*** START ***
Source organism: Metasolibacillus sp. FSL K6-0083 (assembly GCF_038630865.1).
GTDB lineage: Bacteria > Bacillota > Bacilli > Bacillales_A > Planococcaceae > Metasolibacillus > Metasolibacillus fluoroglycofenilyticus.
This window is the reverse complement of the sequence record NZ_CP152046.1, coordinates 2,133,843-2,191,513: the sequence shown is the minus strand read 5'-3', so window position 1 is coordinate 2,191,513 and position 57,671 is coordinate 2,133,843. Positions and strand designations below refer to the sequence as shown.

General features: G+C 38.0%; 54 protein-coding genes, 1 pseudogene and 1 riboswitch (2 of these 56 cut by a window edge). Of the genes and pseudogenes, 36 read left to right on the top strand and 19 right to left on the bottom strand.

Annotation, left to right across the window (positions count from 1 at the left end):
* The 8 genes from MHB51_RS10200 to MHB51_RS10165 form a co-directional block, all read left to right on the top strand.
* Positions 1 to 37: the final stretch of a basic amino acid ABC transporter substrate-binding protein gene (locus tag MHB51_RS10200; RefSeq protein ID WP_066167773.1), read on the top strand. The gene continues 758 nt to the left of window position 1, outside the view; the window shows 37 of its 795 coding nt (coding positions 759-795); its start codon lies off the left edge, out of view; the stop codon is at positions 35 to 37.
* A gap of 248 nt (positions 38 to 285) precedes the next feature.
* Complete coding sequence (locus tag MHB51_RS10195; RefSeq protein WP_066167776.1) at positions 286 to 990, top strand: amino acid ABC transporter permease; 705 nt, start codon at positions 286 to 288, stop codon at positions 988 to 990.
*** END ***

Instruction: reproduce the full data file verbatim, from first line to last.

Source organism: Metasolibacillus sp. FSL K6-0083 (assembly GCF_038630865.1).
GTDB lineage: Bacteria > Bacillota > Bacilli > Bacillales_A > Planococcaceae > Metasolibacillus > Metasolibacillus fluoroglycofenilyticus.
This window is the reverse complement of the sequence record NZ_CP152046.1, coordinates 2,133,843-2,191,513: the sequence shown is the minus strand read 5'-3', so window position 1 is coordinate 2,191,513 and position 57,671 is coordinate 2,133,843. Positions and strand designations below refer to the sequence as shown.

General features: G+C 38.0%; 54 protein-coding genes, 1 pseudogene and 1 riboswitch (2 of these 56 cut by a window edge). Of the genes and pseudogenes, 36 read left to right on the top strand and 19 right to left on the bottom strand.

Annotation, left to right across the window (positions count from 1 at the left end):
* The 8 genes from MHB51_RS10200 to MHB51_RS10165 form a co-directional block, all read left to right on the top strand.
* Positions 1 to 37: the final stretch of a basic amino acid ABC transporter substrate-binding protein gene (locus tag MHB51_RS10200; RefSeq protein ID WP_066167773.1), read on the top strand. The gene continues 758 nt to the left of window position 1, outside the view; the window shows 37 of its 795 coding nt (coding positions 759-795); its start codon lies off the left edge, out of view; the stop codon is at positions 35 to 37.
* A gap of 248 nt (positions 38 to 285) precedes the next feature.
* Complete coding sequence (locus tag MHB51_RS10195; RefSeq protein WP_066167776.1) at positions 286 to 990, top strand: amino acid ABC transporter permease; 705 nt, start codon at positions 286 to 288, stop codon at positions 988 to 990.